We love the live thing, it's our bread and butter and we lived for it back along. We start the party hard, we take it to them, and we end on a high making sure nobody leaves talking about anything else. It's a cliché to say that the best shows we ever played were sharing the stage with the likes of Dizzy Rascal, the Zutons and Gomez when actually some of the best shows were intimate, when you can literally feel the heat from the crowd, they're that close.
What makes a great song?
Belief. If it comes from the heart; there is little that can’t be understood. If you don’t get a song, don’t give up on it, great songs are like your best friends, they are always there to comfort you in your time of need, so give them time and space as they might also be the songs which celebrate life best. Whatever ingredients you think are in the mix; when you break it down; often they just aren’t quite what you think. It takes something extra special, something deep in the soul of the act that makes a truly lasting gem.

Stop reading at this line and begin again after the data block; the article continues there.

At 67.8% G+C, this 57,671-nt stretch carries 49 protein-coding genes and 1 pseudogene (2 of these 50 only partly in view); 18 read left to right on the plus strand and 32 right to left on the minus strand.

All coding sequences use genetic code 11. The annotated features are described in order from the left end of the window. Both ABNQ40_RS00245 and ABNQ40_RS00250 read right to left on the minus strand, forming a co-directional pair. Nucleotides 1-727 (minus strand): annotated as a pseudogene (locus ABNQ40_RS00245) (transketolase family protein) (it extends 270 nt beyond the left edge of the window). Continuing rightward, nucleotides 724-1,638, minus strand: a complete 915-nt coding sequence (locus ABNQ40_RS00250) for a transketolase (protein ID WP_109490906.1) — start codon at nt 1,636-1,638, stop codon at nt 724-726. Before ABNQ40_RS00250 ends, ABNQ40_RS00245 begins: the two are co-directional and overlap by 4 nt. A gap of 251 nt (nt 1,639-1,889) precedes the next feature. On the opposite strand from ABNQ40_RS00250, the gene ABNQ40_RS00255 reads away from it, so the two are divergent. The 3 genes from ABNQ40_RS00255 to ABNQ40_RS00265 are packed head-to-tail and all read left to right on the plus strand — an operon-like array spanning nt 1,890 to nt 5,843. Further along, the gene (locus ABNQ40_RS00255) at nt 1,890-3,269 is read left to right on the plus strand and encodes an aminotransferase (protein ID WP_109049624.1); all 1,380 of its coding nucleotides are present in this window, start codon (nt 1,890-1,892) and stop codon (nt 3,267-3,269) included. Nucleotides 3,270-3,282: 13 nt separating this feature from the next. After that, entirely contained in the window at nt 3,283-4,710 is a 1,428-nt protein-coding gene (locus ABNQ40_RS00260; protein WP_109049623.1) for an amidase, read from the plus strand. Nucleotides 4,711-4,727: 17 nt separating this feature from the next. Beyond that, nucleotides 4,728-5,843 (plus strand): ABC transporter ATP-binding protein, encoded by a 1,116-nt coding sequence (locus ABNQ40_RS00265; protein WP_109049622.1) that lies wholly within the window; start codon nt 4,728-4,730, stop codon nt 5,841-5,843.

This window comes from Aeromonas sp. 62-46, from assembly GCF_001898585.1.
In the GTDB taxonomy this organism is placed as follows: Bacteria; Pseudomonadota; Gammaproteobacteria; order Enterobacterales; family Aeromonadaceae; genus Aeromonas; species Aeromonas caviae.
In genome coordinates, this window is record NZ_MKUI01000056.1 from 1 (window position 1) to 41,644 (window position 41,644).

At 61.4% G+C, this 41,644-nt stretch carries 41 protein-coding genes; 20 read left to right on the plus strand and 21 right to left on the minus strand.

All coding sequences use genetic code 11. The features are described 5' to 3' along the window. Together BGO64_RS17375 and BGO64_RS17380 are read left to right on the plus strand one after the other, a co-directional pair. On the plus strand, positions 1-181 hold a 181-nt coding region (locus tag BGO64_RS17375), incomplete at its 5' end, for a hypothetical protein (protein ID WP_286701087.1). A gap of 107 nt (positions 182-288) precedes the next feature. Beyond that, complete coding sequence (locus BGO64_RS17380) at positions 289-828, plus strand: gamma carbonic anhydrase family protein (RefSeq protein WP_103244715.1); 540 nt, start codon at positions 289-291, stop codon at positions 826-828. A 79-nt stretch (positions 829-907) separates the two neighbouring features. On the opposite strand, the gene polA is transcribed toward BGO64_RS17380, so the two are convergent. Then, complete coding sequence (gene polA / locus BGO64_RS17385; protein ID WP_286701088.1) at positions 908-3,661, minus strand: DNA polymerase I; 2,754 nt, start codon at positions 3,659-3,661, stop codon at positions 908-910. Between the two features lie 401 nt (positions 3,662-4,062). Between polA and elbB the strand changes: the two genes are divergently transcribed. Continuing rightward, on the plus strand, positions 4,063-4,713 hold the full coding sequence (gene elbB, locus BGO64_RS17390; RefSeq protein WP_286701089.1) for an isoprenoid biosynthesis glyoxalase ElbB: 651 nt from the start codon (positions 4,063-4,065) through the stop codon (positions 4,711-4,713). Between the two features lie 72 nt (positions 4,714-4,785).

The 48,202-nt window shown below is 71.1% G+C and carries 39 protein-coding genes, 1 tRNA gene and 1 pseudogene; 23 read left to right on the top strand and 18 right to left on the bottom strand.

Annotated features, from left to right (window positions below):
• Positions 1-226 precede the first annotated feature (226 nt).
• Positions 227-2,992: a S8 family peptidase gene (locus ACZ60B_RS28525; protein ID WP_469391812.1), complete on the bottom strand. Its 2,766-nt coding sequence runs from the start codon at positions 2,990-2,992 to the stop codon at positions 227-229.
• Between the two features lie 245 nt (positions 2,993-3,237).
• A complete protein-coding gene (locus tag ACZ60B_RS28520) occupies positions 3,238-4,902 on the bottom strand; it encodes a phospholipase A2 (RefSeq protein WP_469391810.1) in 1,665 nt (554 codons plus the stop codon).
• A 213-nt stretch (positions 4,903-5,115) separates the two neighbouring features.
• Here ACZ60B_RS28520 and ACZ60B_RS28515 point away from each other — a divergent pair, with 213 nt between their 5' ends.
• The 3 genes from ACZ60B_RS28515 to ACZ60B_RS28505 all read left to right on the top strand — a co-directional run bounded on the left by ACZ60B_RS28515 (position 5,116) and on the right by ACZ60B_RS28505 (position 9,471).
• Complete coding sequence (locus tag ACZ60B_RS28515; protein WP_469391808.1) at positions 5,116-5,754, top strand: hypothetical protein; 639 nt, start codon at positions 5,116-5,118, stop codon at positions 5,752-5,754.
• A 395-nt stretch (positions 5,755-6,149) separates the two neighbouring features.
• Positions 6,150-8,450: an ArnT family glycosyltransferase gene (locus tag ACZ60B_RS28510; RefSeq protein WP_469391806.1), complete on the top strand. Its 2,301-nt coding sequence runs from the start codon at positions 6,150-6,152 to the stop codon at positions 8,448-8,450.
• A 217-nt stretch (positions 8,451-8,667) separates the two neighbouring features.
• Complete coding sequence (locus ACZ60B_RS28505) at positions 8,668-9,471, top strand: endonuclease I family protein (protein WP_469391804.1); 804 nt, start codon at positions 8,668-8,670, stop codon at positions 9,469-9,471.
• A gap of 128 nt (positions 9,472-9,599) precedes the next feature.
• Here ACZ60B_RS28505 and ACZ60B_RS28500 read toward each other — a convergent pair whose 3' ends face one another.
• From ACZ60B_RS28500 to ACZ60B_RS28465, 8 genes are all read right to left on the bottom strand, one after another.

Tell us about the first song you ever wrote?
Blimey, that was 25 years ago! We were an instrumental three piece in the beginning without too many vocal lines knocking about but, I think the first song we ever recorded in a professional studio was called Streets of Rage in 1997.
I think Still in Time from our first album stands out for me. It was such a personal track about a very complicated situation which we were all so connected to, including our fans. We actually jammed it the other day for the first time in years, it sends goosebumps over the skin just thinking about it. It’s just got a life.
Who today, writes great songs? Who just kicks your ass? Why?
Beck is still innovating, still pushing and searching. That can sometimes be your downfall in terms of stifling your art but Beck just gets stronger. Sonically, few artists present the level of quality like Beck.
Vinyl, CD, or digital? What’s your format of choice?